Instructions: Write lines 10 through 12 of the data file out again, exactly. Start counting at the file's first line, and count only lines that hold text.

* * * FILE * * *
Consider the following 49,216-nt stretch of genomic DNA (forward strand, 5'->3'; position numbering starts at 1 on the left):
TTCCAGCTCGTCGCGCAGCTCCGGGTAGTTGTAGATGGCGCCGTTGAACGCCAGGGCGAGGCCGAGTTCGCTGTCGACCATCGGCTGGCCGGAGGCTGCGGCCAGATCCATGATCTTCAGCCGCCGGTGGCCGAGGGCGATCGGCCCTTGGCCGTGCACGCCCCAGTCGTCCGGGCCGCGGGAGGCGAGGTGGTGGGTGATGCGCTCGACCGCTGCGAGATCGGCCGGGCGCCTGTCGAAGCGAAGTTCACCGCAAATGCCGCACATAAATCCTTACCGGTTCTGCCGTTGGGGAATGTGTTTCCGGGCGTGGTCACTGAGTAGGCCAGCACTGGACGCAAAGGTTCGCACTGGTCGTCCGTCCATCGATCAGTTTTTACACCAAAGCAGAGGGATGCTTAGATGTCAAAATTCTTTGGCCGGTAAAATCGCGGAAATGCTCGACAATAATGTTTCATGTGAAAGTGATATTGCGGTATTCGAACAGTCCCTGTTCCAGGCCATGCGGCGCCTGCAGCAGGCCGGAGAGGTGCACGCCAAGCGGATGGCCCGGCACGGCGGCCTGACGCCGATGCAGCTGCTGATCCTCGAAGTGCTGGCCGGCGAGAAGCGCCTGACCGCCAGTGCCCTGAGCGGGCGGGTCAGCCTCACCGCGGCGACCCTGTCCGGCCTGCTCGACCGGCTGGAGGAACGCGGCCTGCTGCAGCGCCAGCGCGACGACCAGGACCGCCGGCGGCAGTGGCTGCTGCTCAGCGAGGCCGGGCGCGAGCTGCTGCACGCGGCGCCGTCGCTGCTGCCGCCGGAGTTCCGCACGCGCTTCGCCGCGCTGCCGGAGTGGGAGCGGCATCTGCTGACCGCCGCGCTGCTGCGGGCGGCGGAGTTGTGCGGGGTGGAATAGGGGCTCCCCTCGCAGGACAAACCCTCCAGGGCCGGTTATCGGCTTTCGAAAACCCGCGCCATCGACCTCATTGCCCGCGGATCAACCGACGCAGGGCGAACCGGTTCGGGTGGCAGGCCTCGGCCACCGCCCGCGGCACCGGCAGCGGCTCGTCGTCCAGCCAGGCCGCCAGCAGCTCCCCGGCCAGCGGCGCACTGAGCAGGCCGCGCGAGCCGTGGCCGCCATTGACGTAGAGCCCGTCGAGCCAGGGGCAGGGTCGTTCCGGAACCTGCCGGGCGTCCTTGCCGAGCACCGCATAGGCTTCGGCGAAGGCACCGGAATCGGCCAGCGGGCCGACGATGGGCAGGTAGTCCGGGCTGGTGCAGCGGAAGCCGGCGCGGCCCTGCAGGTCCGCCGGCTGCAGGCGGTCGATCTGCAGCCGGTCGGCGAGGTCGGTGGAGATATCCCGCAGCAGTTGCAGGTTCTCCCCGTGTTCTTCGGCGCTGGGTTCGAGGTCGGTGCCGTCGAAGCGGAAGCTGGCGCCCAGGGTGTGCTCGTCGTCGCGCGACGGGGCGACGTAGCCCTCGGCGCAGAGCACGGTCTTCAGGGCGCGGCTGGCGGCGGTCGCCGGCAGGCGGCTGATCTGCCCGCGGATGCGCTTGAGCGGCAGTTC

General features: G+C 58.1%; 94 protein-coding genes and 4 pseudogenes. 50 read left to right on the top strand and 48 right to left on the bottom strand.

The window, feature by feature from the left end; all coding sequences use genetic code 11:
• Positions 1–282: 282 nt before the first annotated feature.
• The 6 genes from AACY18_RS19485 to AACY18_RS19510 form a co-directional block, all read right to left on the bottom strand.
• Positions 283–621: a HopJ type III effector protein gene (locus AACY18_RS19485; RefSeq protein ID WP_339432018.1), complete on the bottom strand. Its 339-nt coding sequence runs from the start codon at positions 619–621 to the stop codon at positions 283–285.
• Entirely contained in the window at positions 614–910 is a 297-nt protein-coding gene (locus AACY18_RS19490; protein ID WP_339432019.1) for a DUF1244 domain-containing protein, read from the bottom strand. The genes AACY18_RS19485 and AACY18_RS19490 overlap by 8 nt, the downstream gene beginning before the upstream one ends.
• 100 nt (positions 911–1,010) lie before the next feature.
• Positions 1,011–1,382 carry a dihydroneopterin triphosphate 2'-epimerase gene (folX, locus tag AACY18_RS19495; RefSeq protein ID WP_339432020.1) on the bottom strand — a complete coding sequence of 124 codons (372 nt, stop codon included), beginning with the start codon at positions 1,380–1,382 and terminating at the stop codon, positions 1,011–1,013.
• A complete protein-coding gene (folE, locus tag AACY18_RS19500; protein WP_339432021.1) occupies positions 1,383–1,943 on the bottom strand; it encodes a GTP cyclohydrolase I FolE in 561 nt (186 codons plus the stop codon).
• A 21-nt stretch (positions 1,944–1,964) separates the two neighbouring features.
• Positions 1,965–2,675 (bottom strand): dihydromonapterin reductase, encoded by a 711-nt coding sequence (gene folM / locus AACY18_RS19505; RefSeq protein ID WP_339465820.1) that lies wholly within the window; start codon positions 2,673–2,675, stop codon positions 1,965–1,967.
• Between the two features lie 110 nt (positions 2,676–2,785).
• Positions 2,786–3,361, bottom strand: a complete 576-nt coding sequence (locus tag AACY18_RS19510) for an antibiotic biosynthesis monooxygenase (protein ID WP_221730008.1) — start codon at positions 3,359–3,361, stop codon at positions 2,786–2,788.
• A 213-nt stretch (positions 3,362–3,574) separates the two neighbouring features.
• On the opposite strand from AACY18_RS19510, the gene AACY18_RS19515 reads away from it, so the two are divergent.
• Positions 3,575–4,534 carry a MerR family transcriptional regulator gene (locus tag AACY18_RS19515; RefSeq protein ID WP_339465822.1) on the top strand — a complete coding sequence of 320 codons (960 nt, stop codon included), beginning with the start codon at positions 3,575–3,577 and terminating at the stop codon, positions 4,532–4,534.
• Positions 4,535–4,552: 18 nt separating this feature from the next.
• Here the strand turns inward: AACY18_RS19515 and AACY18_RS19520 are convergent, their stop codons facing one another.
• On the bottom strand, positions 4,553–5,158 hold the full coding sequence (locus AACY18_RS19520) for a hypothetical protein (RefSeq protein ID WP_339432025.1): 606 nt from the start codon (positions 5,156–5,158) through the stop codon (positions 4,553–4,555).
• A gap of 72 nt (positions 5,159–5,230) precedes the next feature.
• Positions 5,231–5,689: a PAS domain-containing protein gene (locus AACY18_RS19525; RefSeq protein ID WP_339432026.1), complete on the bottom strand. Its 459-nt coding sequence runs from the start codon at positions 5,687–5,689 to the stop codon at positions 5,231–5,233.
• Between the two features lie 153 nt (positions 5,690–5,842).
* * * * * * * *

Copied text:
• Positions 1,011–1,382 carry a dihydroneopterin triphosphate 2'-epimerase gene (folX, locus tag AACY18_RS19495; RefSeq protein ID WP_339432020.1) on the bottom strand — a complete coding sequence of 124 codons (372 nt, stop codon included), beginning with the start codon at positions 1,380–1,382 and terminating at the stop codon, positions 1,011–1,013.
• A complete protein-coding gene (folE, locus tag AACY18_RS19500; protein WP_339432021.1) occupies positions 1,383–1,943 on the bottom strand; it encodes a GTP cyclohydrolase I FolE in 561 nt (186 codons plus the stop codon).
• A 21-nt stretch (positions 1,944–1,964) separates the two neighbouring features.